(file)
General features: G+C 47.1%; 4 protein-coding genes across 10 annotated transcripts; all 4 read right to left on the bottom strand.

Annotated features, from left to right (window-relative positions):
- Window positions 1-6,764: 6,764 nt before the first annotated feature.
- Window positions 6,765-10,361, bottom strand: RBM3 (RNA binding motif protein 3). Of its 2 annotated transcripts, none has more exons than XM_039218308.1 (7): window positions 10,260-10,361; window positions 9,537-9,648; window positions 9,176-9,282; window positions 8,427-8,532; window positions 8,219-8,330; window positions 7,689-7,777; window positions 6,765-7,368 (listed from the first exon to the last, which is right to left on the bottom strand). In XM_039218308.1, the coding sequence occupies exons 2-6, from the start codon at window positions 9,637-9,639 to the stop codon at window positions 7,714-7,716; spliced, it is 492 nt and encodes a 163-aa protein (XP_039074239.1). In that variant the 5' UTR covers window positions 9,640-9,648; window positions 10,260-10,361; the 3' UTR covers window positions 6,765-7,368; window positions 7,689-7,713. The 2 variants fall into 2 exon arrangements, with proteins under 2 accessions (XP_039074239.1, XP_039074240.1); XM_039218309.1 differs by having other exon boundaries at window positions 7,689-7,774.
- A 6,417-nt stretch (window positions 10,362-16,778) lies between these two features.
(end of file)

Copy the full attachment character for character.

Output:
General features: G+C 47.1%; 4 protein-coding genes across 10 annotated transcripts; all 4 read right to left on the bottom strand.

Annotated features, from left to right (window-relative positions):
- Window positions 1-6,764: 6,764 nt before the first annotated feature.
- Window positions 6,765-10,361, bottom strand: RBM3 (RNA binding motif protein 3). Of its 2 annotated transcripts, none has more exons than XM_039218308.1 (7): window positions 10,260-10,361; window positions 9,537-9,648; window positions 9,176-9,282; window positions 8,427-8,532; window positions 8,219-8,330; window positions 7,689-7,777; window positions 6,765-7,368 (listed from the first exon to the last, which is right to left on the bottom strand). In XM_039218308.1, the coding sequence occupies exons 2-6, from the start codon at window positions 9,637-9,639 to the stop codon at window positions 7,714-7,716; spliced, it is 492 nt and encodes a 163-aa protein (XP_039074239.1). In that variant the 5' UTR covers window positions 9,640-9,648; window positions 10,260-10,361; the 3' UTR covers window positions 6,765-7,368; window positions 7,689-7,713. The 2 variants fall into 2 exon arrangements, with proteins under 2 accessions (XP_039074239.1, XP_039074240.1); XM_039218309.1 differs by having other exon boundaries at window positions 7,689-7,774.
- A 6,417-nt stretch (window positions 10,362-16,778) lies between these two features.